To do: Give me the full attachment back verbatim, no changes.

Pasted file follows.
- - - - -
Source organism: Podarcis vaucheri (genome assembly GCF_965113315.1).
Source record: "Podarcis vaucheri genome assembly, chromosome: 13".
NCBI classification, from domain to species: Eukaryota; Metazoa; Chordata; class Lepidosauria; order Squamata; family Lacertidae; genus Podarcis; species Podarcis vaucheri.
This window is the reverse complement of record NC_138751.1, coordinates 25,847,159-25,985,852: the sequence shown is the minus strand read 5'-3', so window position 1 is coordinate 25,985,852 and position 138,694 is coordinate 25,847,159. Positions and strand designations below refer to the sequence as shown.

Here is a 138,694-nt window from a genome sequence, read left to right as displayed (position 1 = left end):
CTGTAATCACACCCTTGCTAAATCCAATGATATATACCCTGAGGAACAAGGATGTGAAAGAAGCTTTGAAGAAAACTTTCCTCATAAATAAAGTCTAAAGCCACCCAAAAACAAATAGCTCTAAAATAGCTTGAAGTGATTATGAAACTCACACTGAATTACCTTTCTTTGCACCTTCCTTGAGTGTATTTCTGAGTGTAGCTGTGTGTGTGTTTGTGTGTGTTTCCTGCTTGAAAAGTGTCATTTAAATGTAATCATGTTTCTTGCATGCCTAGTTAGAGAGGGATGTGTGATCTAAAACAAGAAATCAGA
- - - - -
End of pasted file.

Source organism: Podarcis vaucheri (genome assembly GCF_965113315.1).
Source record: "Podarcis vaucheri genome assembly, chromosome: 13".
NCBI classification, from domain to species: Eukaryota; Metazoa; Chordata; class Lepidosauria; order Squamata; family Lacertidae; genus Podarcis; species Podarcis vaucheri.
This window is the reverse complement of record NC_138751.1, coordinates 25,847,159-25,985,852: the sequence shown is the minus strand read 5'-3', so window position 1 is coordinate 25,985,852 and position 138,694 is coordinate 25,847,159. Positions and strand designations below refer to the sequence as shown.

Here is a 138,694-nt window from a genome sequence, read left to right as displayed (position 1 = left end):
CTGTAATCACACCCTTGCTAAATCCAATGATATATACCCTGAGGAACAAGGATGTGAAAGAAGCTTTGAAGAAAACTTTCCTCATAAATAAAGTCTAAAGCCACCCAAAAACAAATAGCTCTAAAATAGCTTGAAGTGATTATGAAACTCACACTGAATTACCTTTCTTTGCACCTTCCTTGAGTGTATTTCTGAGTGTAGCTGTGTGTGTGTTTGTGTGTGTTTCCTGCTTGAAAAGTGTCATTTAAATGTAATCATGTTTCTTGCATGCCTAGTTAGAGAGGGATGTGTGATCTAAAACAAGAAATCAGA